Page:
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Wednesday, January 28, 2009

Water, water the staff of life, but are we running out of water...

Water, water the staff of life, but are we running out of water?

First published at Qassia:

"The challenge of securing safe and plentiful water for all is one of the most daunting challenges faced by the world today...often where we find water, we find guns." Ban Ki Moon, UN Secretary General.

According to an Uzbek saying,"if you run out of water, you run out of life." Some experts would probably say that those words seem more prophetical than proverbial. Each year about two million people die as a result of poor sanitation and contaminated water, and 90% of the victims are children. Suffer the poor children!

"The Aral Sea in Central Asia was the fourth largest lake on the planet in 1960. By 2007 it had shrunk to 10% of its original size." - Scientific American.

"The five great lakes of the United States and Canada - Lakes Erie, Huron, Michigan, Ontario and Superior - are shrinking at an alarming pace." - The Globe and Mall.

At one time, Australia's Deniliquin mill processed enough grain to meet the needs of 20 million people. Now, however, the rice crop has been reduced by 98%, and the mill closed in December 2007. The cause? Six long years of drought." - The New York Times.

I acknowlege the excerpts from the above newspapers:

Draining dry the rivers and streams:

"Africa's Lake Chad, once a landmark for astronauts circling the earth, is now difficult for them to locate. Surrounded by(Cameroon), Chad, Niger, and Nigeria...the lake has shrunk by 95% since the 1960's. The soaring demand for irrigation water in that area is draining dry the rivers and streams the lake depends on for its existence. As a result, Lake Chad may soon disappear entirely, its whereabouts a mystery to future generations. - Plan B 2.0 - "Rescuing a Planet Under Stress and a Civilization in Trouble", by Lester R. Brown.

America's Thirst for Water:

"America's thirst for bottled water seems unquenchable, reaching nearly 30 billion bottles a year," according to US News and World Report. Many consumers did not realise, however,that most bottled water is simply tap water, so "anyone who is opting for bottled over municipal(water) for health reasons is misguided," said the above magazine. What flows out of the tap in many countries is monitored to ensure uniformity to strict standards. And when compared with the 'outrageously expensive' bottled alternatives, tap water is practically free."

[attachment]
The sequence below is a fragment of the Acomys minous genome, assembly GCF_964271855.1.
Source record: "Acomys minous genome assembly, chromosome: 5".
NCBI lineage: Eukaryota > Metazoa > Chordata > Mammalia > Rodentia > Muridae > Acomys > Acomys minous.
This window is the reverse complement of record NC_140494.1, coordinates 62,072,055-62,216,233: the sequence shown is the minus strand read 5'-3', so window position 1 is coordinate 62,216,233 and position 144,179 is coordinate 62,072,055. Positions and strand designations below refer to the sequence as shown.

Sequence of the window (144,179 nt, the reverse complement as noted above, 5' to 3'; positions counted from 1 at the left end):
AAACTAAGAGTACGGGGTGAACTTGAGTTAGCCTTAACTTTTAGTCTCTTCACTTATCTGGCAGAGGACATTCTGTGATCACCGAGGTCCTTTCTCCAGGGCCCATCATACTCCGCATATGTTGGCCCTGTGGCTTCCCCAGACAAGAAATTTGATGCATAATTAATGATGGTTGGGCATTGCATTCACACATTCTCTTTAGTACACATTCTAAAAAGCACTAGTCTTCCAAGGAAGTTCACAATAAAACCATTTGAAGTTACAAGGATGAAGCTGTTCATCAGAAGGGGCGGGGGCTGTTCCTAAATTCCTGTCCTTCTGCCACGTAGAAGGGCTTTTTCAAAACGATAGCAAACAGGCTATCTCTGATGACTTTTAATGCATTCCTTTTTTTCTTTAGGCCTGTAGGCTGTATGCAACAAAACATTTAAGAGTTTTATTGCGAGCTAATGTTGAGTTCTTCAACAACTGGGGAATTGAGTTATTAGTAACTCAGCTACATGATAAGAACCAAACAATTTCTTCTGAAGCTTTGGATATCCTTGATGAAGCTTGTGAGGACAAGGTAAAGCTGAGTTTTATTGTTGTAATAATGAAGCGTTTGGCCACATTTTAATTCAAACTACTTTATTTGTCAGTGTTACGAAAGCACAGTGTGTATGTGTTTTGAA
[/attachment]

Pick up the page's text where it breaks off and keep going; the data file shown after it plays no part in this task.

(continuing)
In my opinion the global bottled water industry is nothing more than blatant exploitation of water resources.

The standard of tap water is so high in New Zealand, it would be simply stupid and a waste of money to buy 'bottled tap water'. You just need only to run the tap until the water is nice and cool, fill a used soft drink or soda bottle, and leave it in the fridge until you go out for your daily jog or walk!

The water crisis is global. It poses health risks to billions of people around the globe. Many steps have been taken to bring water supply and water use back into balance in some areas of the world, but not in others. This global balance is a vital necessity if we are not to have an acute water shortage in certain areas.

Each country seems to have its own method of dealing with the the water crisis. In some lands where favourable winds regularly blow, windmills raise water to the surface and also serve to generate electricity. In wealthier nations, desalinisation of seawater is also viewed as a viable solution. In many places huge dams retain river water and rainwater - a measure that has proved somewhat effective, even though reservoirs in arid areas may lose about 10 percent of their water through evaporation.- "Awake" January 2009.

But are we running out of water?

Water Crisis

Watch Tower | The Green Planet blog

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At February 4, 2009 at 9:13 AM , Anonymous BStoneq said...

cool post. i was just reading up on aquifers... apparently where most of the earth's water is naturally stored. in places where the water is running short, it is all because of mismanagement. Once again, there could be enough, if we would see things that way.

At February 9, 2009 at 4:40 PM , Blogger Kiwi Riverman - The Writer said...

I agree. There is sufficient water, as there is food, but human mismanagement is creating the problems on a global scale.



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